# Hash functions, bijectiveness, and entropy

For those who don't know, a bijective function is one for which each input yields one and only one output. A block cipher, for example, is guaranteed to be bijective or you could not decrypt.

When a hash function like SHA256 or SHA3 is used with an input the same length as its output, AFAIK this is not or at least should not be bijective. (Is that correct?)

If a hash is not bijective, does this mean that repeated hashing loses entropy?

Lets say you have 256 bits of entropy and you pass it through SHA256. Do you still have 256 bits of entropy? Lets say you SHA256 hash it a million times. What then?

It seems to me that the answer ought to be no, but then again wouldn't that create a problem for hash based cryptography?

Just a random question that popped into my head.

• This seems like a duplicate of crypto.stackexchange.com/a/15084 Sep 23 at 18:39
• Related, but not a duplicate: for a hash onto the same set, the expected loss of entropy hashing a uniformly random value quickly converges to 0.827245389153… bit for the first hash as the set size increases. That's the only mildly relevant and not well known constant I ever derived.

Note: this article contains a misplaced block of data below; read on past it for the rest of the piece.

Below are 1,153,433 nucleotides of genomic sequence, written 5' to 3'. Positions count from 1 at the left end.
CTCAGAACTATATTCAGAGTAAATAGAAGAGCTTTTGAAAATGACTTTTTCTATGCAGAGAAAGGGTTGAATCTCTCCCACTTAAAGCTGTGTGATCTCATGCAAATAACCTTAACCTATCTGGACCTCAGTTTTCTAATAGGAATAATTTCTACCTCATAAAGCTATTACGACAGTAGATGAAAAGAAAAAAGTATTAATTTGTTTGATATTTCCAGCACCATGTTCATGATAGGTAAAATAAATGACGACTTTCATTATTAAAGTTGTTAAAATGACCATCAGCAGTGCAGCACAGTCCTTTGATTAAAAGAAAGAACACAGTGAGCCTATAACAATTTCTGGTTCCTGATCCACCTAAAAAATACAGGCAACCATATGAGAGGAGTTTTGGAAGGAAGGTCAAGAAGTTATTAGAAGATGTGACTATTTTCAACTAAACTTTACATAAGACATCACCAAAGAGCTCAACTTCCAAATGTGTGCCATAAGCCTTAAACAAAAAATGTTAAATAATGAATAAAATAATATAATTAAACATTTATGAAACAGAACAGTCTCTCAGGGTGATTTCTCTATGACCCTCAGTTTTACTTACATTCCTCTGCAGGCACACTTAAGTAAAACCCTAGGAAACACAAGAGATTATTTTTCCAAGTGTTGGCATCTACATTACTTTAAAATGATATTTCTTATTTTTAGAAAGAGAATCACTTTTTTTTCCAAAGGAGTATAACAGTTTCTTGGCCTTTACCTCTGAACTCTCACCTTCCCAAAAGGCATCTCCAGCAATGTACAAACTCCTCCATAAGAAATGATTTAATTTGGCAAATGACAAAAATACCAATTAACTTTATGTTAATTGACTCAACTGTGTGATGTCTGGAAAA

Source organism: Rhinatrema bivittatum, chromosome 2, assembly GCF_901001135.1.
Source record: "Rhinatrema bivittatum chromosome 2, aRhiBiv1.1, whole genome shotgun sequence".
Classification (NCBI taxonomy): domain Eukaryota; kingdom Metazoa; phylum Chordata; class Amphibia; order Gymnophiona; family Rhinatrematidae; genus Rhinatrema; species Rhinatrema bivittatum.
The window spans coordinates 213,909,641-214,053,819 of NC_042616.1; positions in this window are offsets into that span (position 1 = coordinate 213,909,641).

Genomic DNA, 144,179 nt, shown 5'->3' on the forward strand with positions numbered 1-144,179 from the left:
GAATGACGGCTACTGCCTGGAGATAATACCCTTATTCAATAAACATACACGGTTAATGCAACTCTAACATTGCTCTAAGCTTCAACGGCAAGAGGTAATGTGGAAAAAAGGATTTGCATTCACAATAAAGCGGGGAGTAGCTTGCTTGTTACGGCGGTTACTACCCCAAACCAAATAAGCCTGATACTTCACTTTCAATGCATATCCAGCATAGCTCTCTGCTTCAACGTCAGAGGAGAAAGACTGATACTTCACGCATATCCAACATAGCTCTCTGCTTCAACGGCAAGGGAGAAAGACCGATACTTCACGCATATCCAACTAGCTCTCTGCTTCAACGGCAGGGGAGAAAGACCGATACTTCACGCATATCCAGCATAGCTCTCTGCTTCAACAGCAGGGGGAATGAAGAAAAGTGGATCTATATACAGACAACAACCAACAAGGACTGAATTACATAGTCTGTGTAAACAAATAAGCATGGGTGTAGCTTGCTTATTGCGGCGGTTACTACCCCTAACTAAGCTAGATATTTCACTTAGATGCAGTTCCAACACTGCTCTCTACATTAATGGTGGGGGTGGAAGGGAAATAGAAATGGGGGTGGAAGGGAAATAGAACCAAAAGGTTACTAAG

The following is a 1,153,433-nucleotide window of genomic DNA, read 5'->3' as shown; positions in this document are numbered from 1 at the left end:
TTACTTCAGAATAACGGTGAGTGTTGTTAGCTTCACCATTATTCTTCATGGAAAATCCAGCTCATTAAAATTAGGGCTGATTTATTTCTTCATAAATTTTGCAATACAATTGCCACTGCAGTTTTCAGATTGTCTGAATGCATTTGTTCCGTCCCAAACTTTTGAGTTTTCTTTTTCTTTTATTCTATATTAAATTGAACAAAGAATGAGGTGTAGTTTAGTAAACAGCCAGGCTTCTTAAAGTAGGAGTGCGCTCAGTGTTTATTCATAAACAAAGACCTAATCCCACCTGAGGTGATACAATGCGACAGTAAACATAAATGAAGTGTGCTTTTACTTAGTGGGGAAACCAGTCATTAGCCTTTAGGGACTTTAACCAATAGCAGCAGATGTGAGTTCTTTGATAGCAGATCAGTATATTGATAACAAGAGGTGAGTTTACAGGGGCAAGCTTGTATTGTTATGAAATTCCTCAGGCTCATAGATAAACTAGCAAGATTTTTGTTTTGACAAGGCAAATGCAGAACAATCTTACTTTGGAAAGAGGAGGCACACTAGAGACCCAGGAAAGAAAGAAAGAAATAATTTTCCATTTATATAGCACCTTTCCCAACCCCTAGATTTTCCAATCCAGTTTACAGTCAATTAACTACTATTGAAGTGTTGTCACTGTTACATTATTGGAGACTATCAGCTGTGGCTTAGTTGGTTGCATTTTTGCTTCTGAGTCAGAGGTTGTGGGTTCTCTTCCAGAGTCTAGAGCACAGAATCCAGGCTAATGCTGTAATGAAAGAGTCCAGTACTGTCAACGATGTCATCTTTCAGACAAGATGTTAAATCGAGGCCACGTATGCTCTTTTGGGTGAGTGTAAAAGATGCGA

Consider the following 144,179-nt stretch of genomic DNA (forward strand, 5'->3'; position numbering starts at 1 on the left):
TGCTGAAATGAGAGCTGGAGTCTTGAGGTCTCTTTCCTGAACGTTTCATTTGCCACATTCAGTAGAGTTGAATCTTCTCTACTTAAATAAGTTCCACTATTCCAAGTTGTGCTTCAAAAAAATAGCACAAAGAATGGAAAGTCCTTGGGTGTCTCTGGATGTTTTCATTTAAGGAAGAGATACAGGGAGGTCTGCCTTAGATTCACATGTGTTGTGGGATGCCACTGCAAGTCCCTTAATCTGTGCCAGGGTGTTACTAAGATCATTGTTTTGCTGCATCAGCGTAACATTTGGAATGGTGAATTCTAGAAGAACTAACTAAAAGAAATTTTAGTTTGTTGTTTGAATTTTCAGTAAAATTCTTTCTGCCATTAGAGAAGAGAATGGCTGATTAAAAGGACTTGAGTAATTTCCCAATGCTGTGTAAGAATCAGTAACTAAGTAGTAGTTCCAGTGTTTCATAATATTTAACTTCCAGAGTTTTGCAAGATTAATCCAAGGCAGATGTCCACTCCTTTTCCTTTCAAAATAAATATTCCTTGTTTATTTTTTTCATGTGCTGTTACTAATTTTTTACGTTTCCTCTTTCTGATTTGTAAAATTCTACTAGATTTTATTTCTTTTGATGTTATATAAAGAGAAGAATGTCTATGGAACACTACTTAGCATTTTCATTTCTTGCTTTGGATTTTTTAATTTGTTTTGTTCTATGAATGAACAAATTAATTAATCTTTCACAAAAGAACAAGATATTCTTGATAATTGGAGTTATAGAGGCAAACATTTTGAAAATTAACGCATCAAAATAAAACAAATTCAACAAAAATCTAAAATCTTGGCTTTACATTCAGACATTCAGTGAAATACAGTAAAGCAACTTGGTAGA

– fgrieu
Sep 23 at 19:12

Lemma 4. Let $$f$$ be a random mapping in $$\mathcal{F}_N$$. Denote $$N = 2^n$$. For $$k \le 2^{n/2}$$, the expectation of number of k-th iterate image nodes in the functional graph of $$f$$ is $$(1 - \tau_k)\cdot N \approx \left(\frac{2}{k} - \frac{2}{3}\frac{\log k}{k^2} - \frac{c}{k^2} - \dots \right) \cdot N\,.$$ It suggests that $$\lim_{k \to \infty} k\cdot (1 - \tau_k) = 2$$. Thus, $$\lim_{N \to \infty, k \to \infty, k \le \sqrt{N}}(1 - \tau_k)\cdot N \approx 2^{n - \log_2 k + 1}\,,$$ where $$\tau_k$$ satisfies the recurrence $$\tau_0 = 0, \tau_{k+1} = e^{-1+\tau_k}$$, and $$c$$ is a certain constant.
So while yes, there is some entropy loss due to repeated iteration of a random function, this loss grows only logarithmically on the number of iterations. To lose, say, $$32$$ bits of entropy, you need to iterate the hash around $$2^{32}$$ times. For large output lengths such as $$256$$ bits, this kind of loss is negligible for almost all practical purposes.